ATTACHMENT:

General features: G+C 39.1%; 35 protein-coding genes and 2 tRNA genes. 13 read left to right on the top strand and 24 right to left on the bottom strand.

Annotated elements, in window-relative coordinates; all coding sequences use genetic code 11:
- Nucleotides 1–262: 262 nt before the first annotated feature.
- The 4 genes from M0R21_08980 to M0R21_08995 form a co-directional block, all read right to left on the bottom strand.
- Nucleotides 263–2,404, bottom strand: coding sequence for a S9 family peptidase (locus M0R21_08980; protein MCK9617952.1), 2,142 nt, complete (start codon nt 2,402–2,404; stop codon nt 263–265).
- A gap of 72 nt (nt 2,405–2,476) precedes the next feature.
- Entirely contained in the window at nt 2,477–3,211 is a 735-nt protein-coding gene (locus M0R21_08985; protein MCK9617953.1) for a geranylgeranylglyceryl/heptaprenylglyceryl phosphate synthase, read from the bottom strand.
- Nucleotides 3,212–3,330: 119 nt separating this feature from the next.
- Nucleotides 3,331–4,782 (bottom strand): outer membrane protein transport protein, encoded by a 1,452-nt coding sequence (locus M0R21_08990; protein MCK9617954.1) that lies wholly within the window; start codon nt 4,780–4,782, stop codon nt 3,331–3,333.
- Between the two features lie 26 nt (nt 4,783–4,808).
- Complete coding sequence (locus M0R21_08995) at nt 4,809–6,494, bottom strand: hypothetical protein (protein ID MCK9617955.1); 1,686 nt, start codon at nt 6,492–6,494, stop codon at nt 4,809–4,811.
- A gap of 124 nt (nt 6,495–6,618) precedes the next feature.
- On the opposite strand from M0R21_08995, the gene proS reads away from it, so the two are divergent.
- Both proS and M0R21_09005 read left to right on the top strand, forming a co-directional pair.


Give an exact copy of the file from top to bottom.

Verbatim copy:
General features: G+C 39.1%; 35 protein-coding genes and 2 tRNA genes. 13 read left to right on the top strand and 24 right to left on the bottom strand.

Annotated elements, in window-relative coordinates; all coding sequences use genetic code 11:
- Nucleotides 1–262: 262 nt before the first annotated feature.
- The 4 genes from M0R21_08980 to M0R21_08995 form a co-directional block, all read right to left on the bottom strand.
- Nucleotides 263–2,404, bottom strand: coding sequence for a S9 family peptidase (locus M0R21_08980; protein MCK9617952.1), 2,142 nt, complete (start codon nt 2,402–2,404; stop codon nt 263–265).
- A gap of 72 nt (nt 2,405–2,476) precedes the next feature.
- Entirely contained in the window at nt 2,477–3,211 is a 735-nt protein-coding gene (locus M0R21_08985; protein MCK9617953.1) for a geranylgeranylglyceryl/heptaprenylglyceryl phosphate synthase, read from the bottom strand.
- Nucleotides 3,212–3,330: 119 nt separating this feature from the next.
- Nucleotides 3,331–4,782 (bottom strand): outer membrane protein transport protein, encoded by a 1,452-nt coding sequence (locus M0R21_08990; protein MCK9617954.1) that lies wholly within the window; start codon nt 4,780–4,782, stop codon nt 3,331–3,333.
- Between the two features lie 26 nt (nt 4,783–4,808).
- Complete coding sequence (locus M0R21_08995) at nt 4,809–6,494, bottom strand: hypothetical protein (protein ID MCK9617955.1); 1,686 nt, start codon at nt 6,492–6,494, stop codon at nt 4,809–4,811.
- A gap of 124 nt (nt 6,495–6,618) precedes the next feature.
- On the opposite strand from M0R21_08995, the gene proS reads away from it, so the two are divergent.
- Both proS and M0R21_09005 read left to right on the top strand, forming a co-directional pair.